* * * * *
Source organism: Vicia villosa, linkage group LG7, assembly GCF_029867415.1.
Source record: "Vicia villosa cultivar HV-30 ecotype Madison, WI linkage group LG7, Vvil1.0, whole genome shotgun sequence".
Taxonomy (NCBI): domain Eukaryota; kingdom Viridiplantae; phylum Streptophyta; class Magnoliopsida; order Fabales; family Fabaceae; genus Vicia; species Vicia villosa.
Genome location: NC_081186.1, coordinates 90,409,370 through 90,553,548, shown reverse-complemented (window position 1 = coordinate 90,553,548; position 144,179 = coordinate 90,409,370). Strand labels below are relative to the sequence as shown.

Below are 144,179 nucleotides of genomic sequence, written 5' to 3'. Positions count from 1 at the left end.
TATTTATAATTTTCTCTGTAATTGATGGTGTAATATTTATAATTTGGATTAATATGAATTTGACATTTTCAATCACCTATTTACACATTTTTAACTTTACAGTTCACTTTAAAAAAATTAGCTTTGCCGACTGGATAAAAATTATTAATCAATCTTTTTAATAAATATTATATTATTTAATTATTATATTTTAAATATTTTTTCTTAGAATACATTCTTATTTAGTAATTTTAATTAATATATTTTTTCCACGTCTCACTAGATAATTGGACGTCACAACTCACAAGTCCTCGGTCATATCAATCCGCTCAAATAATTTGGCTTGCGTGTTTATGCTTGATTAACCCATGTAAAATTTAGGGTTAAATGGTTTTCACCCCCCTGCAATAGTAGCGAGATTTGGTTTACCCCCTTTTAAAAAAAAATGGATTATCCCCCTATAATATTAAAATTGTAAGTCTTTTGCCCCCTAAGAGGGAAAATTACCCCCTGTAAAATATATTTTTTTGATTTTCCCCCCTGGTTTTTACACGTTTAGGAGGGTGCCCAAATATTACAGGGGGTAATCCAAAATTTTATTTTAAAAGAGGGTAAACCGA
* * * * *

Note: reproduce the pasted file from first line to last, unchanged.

Source organism: Vicia villosa, linkage group LG7, assembly GCF_029867415.1.
Source record: "Vicia villosa cultivar HV-30 ecotype Madison, WI linkage group LG7, Vvil1.0, whole genome shotgun sequence".
Taxonomy (NCBI): domain Eukaryota; kingdom Viridiplantae; phylum Streptophyta; class Magnoliopsida; order Fabales; family Fabaceae; genus Vicia; species Vicia villosa.
Genome location: NC_081186.1, coordinates 90,409,370 through 90,553,548, shown reverse-complemented (window position 1 = coordinate 90,553,548; position 144,179 = coordinate 90,409,370). Strand labels below are relative to the sequence as shown.

Below are 144,179 nucleotides of genomic sequence, written 5' to 3'. Positions count from 1 at the left end.
TATTTATAATTTTCTCTGTAATTGATGGTGTAATATTTATAATTTGGATTAATATGAATTTGACATTTTCAATCACCTATTTACACATTTTTAACTTTACAGTTCACTTTAAAAAAATTAGCTTTGCCGACTGGATAAAAATTATTAATCAATCTTTTTAATAAATATTATATTATTTAATTATTATATTTTAAATATTTTTTCTTAGAATACATTCTTATTTAGTAATTTTAATTAATATATTTTTTCCACGTCTCACTAGATAATTGGACGTCACAACTCACAAGTCCTCGGTCATATCAATCCGCTCAAATAATTTGGCTTGCGTGTTTATGCTTGATTAACCCATGTAAAATTTAGGGTTAAATGGTTTTCACCCCCCTGCAATAGTAGCGAGATTTGGTTTACCCCCTTTTAAAAAAAAATGGATTATCCCCCTATAATATTAAAATTGTAAGTCTTTTGCCCCCTAAGAGGGAAAATTACCCCCTGTAAAATATATTTTTTTGATTTTCCCCCCTGGTTTTTACACGTTTAGGAGGGTGCCCAAATATTACAGGGGGTAATCCAAAATTTTATTTTAAAAGAGGGTAAACCGA